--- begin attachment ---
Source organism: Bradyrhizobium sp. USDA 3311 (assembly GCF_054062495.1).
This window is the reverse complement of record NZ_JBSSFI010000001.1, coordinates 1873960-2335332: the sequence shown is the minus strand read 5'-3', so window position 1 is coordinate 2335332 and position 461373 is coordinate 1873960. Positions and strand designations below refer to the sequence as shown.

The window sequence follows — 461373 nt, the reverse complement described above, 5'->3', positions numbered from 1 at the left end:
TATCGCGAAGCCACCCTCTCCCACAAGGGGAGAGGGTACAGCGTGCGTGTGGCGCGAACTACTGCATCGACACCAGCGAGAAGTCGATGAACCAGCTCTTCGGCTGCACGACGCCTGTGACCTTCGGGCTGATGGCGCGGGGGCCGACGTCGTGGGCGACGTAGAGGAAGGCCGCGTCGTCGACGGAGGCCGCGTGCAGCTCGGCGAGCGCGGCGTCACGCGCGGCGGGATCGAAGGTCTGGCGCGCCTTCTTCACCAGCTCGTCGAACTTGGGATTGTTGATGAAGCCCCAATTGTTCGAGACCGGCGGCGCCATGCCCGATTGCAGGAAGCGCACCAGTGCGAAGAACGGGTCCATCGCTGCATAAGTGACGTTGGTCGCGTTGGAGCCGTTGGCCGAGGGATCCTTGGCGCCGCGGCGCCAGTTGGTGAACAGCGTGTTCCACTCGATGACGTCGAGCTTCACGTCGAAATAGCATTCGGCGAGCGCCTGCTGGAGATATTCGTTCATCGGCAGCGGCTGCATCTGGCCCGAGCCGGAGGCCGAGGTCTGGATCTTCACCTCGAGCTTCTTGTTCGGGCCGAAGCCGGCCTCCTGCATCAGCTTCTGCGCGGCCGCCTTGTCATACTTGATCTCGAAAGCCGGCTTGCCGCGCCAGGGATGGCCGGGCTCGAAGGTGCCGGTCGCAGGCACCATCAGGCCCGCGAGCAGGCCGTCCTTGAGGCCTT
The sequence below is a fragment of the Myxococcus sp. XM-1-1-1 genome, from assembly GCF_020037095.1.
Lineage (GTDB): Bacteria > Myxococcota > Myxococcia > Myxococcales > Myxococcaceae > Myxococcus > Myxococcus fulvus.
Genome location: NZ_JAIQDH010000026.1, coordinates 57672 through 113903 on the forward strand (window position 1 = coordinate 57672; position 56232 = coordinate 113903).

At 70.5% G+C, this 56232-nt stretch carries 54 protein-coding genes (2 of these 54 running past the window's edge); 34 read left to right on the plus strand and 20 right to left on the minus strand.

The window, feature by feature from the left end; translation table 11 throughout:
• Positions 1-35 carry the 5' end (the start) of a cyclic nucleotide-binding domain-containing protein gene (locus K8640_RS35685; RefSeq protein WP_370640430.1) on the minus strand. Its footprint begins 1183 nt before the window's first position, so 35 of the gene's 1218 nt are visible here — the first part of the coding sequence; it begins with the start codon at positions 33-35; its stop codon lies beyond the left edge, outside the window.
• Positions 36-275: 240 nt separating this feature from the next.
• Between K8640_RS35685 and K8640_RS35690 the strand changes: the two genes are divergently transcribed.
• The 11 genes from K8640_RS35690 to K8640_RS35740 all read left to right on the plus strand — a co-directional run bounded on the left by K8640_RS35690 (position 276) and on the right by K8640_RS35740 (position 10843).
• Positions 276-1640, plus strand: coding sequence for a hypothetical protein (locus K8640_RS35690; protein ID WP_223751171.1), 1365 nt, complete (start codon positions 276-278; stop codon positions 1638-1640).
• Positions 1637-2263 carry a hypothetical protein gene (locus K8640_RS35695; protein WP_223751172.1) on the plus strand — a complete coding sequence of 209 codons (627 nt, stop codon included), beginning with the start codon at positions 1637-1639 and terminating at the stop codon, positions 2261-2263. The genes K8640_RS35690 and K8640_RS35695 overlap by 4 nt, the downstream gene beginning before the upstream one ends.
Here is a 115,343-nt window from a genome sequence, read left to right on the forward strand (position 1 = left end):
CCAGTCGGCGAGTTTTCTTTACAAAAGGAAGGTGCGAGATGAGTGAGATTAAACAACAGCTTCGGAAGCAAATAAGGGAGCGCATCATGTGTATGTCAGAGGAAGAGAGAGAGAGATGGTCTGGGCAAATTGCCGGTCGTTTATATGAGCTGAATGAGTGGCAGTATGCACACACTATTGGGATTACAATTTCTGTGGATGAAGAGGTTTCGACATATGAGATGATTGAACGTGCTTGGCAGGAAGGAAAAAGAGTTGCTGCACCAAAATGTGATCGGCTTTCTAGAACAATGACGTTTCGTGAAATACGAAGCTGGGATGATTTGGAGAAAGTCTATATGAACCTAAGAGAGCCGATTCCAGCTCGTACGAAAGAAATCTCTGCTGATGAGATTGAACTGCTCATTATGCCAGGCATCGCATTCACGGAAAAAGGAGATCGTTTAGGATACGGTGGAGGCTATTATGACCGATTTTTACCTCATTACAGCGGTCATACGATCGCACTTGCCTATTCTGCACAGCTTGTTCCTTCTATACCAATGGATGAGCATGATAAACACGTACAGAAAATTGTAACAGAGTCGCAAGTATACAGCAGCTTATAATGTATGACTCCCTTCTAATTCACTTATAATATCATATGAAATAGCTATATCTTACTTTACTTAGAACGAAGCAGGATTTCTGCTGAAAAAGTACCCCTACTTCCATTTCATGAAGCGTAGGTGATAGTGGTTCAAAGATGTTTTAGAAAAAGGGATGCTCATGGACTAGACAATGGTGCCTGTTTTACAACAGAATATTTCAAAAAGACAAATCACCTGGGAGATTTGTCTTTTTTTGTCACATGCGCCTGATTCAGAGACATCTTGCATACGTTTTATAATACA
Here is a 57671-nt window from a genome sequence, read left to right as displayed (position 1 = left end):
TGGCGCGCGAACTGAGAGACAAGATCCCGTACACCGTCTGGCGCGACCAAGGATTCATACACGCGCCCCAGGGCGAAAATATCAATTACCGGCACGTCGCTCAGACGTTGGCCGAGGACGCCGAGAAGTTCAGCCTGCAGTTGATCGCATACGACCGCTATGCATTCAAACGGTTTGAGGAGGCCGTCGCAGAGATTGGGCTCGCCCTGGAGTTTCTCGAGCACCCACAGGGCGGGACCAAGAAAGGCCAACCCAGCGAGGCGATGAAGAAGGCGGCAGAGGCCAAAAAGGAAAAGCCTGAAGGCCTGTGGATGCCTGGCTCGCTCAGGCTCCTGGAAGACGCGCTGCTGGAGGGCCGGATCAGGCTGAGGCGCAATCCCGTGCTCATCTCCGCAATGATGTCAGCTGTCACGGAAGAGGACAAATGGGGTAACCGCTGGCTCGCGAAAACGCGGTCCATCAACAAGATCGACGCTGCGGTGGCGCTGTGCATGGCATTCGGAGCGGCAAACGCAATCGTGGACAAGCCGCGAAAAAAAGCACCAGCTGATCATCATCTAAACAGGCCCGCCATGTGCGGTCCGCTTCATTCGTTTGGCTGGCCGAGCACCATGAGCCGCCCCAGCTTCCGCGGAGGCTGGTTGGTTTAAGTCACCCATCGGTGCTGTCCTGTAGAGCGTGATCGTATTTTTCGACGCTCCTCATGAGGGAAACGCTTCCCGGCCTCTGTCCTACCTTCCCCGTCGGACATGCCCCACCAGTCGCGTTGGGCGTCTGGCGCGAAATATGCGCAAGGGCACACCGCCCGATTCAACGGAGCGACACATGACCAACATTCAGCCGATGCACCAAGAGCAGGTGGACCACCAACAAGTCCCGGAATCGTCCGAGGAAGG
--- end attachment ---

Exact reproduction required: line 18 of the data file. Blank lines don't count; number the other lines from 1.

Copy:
Here is a 57671-nt window from a genome sequence, read left to right as displayed (position 1 = left end):